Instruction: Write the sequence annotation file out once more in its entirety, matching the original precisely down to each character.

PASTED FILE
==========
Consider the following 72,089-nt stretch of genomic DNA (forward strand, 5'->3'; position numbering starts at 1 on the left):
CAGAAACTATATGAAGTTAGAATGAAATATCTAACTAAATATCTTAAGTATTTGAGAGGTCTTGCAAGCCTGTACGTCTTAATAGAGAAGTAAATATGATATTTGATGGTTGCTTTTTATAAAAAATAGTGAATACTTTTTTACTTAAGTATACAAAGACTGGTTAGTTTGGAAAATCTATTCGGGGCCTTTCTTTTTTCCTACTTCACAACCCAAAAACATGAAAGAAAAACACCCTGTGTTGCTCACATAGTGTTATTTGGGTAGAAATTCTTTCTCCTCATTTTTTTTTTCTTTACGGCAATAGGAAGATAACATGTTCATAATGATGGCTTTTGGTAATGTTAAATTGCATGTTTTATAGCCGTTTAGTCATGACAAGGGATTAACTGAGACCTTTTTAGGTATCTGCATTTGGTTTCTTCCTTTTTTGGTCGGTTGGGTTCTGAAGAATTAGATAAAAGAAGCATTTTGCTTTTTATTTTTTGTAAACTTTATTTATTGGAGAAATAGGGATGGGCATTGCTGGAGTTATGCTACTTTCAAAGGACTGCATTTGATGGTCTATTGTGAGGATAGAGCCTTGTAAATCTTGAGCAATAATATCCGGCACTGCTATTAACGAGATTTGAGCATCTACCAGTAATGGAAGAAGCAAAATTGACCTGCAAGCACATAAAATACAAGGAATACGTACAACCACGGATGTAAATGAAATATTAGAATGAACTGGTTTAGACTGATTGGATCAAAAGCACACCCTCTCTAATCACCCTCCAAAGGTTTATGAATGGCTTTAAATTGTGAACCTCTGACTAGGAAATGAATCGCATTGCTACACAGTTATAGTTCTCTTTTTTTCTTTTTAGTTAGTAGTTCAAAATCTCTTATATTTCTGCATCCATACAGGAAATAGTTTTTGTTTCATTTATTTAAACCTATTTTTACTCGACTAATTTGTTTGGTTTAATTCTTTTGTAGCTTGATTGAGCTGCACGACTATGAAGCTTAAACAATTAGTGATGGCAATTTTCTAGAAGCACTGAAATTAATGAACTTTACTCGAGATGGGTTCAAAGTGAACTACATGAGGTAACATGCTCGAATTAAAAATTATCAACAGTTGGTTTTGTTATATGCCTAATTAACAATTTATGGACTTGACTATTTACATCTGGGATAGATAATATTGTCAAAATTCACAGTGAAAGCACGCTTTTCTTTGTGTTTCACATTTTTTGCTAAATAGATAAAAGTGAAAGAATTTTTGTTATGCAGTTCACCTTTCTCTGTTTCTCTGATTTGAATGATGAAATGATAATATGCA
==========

Consider the following 72,089-nt stretch of genomic DNA (forward strand, 5'->3'; position numbering starts at 1 on the left):
CAGAAACTATATGAAGTTAGAATGAAATATCTAACTAAATATCTTAAGTATTTGAGAGGTCTTGCAAGCCTGTACGTCTTAATAGAGAAGTAAATATGATATTTGATGGTTGCTTTTTATAAAAAATAGTGAATACTTTTTTACTTAAGTATACAAAGACTGGTTAGTTTGGAAAATCTATTCGGGGCCTTTCTTTTTTCCTACTTCACAACCCAAAAACATGAAAGAAAAACACCCTGTGTTGCTCACATAGTGTTATTTGGGTAGAAATTCTTTCTCCTCATTTTTTTTTTCTTTACGGCAATAGGAAGATAACATGTTCATAATGATGGCTTTTGGTAATGTTAAATTGCATGTTTTATAGCCGTTTAGTCATGACAAGGGATTAACTGAGACCTTTTTAGGTATCTGCATTTGGTTTCTTCCTTTTTTGGTCGGTTGGGTTCTGAAGAATTAGATAAAAGAAGCATTTTGCTTTTTATTTTTTGTAAACTTTATTTATTGGAGAAATAGGGATGGGCATTGCTGGAGTTATGCTACTTTCAAAGGACTGCATTTGATGGTCTATTGTGAGGATAGAGCCTTGTAAATCTTGAGCAATAATATCCGGCACTGCTATTAACGAGATTTGAGCATCTACCAGTAATGGAAGAAGCAAAATTGACCTGCAAGCACATAAAATACAAGGAATACGTACAACCACGGATGTAAATGAAATATTAGAATGAACTGGTTTAGACTGATTGGATCAAAAGCACACCCTCTCTAATCACCCTCCAAAGGTTTATGAATGGCTTTAAATTGTGAACCTCTGACTAGGAAATGAATCGCATTGCTACACAGTTATAGTTCTCTTTTTTTCTTTTTAGTTAGTAGTTCAAAATCTCTTATATTTCTGCATCCATACAGGAAATAGTTTTTGTTTCATTTATTTAAACCTATTTTTACTCGACTAATTTGTTTGGTTTAATTCTTTTGTAGCTTGATTGAGCTGCACGACTATGAAGCTTAAACAATTAGTGATGGCAATTTTCTAGAAGCACTGAAATTAATGAACTTTACTCGAGATGGGTTCAAAGTGAACTACATGAGGTAACATGCTCGAATTAAAAATTATCAACAGTTGGTTTTGTTATATGCCTAATTAACAATTTATGGACTTGACTATTTACATCTGGGATAGATAATATTGTCAAAATTCACAGTGAAAGCACGCTTTTCTTTGTGTTTCACATTTTTTGCTAAATAGATAAAAGTGAAAGAATTTTTGTTATGCAGTTCACCTTTCTCTGTTTCTCTGATTTGAATGATGAAATGATAATATGCA